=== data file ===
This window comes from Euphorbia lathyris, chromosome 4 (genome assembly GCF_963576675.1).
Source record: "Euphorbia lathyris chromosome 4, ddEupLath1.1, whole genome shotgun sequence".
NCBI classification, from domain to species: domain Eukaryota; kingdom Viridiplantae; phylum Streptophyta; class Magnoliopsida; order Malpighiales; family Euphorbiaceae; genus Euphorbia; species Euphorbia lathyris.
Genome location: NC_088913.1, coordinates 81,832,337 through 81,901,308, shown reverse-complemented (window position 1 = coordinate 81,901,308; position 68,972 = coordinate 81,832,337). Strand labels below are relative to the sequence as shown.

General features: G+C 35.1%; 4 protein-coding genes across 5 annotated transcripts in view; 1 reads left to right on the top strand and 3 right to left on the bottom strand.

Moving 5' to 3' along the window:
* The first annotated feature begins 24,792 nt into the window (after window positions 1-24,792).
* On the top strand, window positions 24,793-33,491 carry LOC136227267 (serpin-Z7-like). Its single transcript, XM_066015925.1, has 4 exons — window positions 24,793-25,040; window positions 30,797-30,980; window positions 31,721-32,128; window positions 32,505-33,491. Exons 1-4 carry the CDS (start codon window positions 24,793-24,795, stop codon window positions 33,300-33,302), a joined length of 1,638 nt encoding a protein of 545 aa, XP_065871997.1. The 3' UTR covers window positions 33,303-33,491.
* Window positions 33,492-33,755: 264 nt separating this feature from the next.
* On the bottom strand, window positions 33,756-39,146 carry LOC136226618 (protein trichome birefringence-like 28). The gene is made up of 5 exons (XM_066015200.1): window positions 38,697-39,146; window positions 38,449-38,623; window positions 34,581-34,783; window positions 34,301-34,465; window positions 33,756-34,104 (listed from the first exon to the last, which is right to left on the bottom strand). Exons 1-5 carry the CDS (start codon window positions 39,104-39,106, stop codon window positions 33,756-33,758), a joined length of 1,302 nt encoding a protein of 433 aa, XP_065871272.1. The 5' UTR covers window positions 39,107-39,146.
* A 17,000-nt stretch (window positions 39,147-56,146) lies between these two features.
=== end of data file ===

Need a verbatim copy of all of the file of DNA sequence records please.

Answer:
This window comes from Euphorbia lathyris, chromosome 4 (genome assembly GCF_963576675.1).
Source record: "Euphorbia lathyris chromosome 4, ddEupLath1.1, whole genome shotgun sequence".
NCBI classification, from domain to species: domain Eukaryota; kingdom Viridiplantae; phylum Streptophyta; class Magnoliopsida; order Malpighiales; family Euphorbiaceae; genus Euphorbia; species Euphorbia lathyris.
Genome location: NC_088913.1, coordinates 81,832,337 through 81,901,308, shown reverse-complemented (window position 1 = coordinate 81,901,308; position 68,972 = coordinate 81,832,337). Strand labels below are relative to the sequence as shown.

General features: G+C 35.1%; 4 protein-coding genes across 5 annotated transcripts in view; 1 reads left to right on the top strand and 3 right to left on the bottom strand.

Moving 5' to 3' along the window:
* The first annotated feature begins 24,792 nt into the window (after window positions 1-24,792).
* On the top strand, window positions 24,793-33,491 carry LOC136227267 (serpin-Z7-like). Its single transcript, XM_066015925.1, has 4 exons — window positions 24,793-25,040; window positions 30,797-30,980; window positions 31,721-32,128; window positions 32,505-33,491. Exons 1-4 carry the CDS (start codon window positions 24,793-24,795, stop codon window positions 33,300-33,302), a joined length of 1,638 nt encoding a protein of 545 aa, XP_065871997.1. The 3' UTR covers window positions 33,303-33,491.
* Window positions 33,492-33,755: 264 nt separating this feature from the next.
* On the bottom strand, window positions 33,756-39,146 carry LOC136226618 (protein trichome birefringence-like 28). The gene is made up of 5 exons (XM_066015200.1): window positions 38,697-39,146; window positions 38,449-38,623; window positions 34,581-34,783; window positions 34,301-34,465; window positions 33,756-34,104 (listed from the first exon to the last, which is right to left on the bottom strand). Exons 1-5 carry the CDS (start codon window positions 39,104-39,106, stop codon window positions 33,756-33,758), a joined length of 1,302 nt encoding a protein of 433 aa, XP_065871272.1. The 5' UTR covers window positions 39,107-39,146.
* A 17,000-nt stretch (window positions 39,147-56,146) lies between these two features.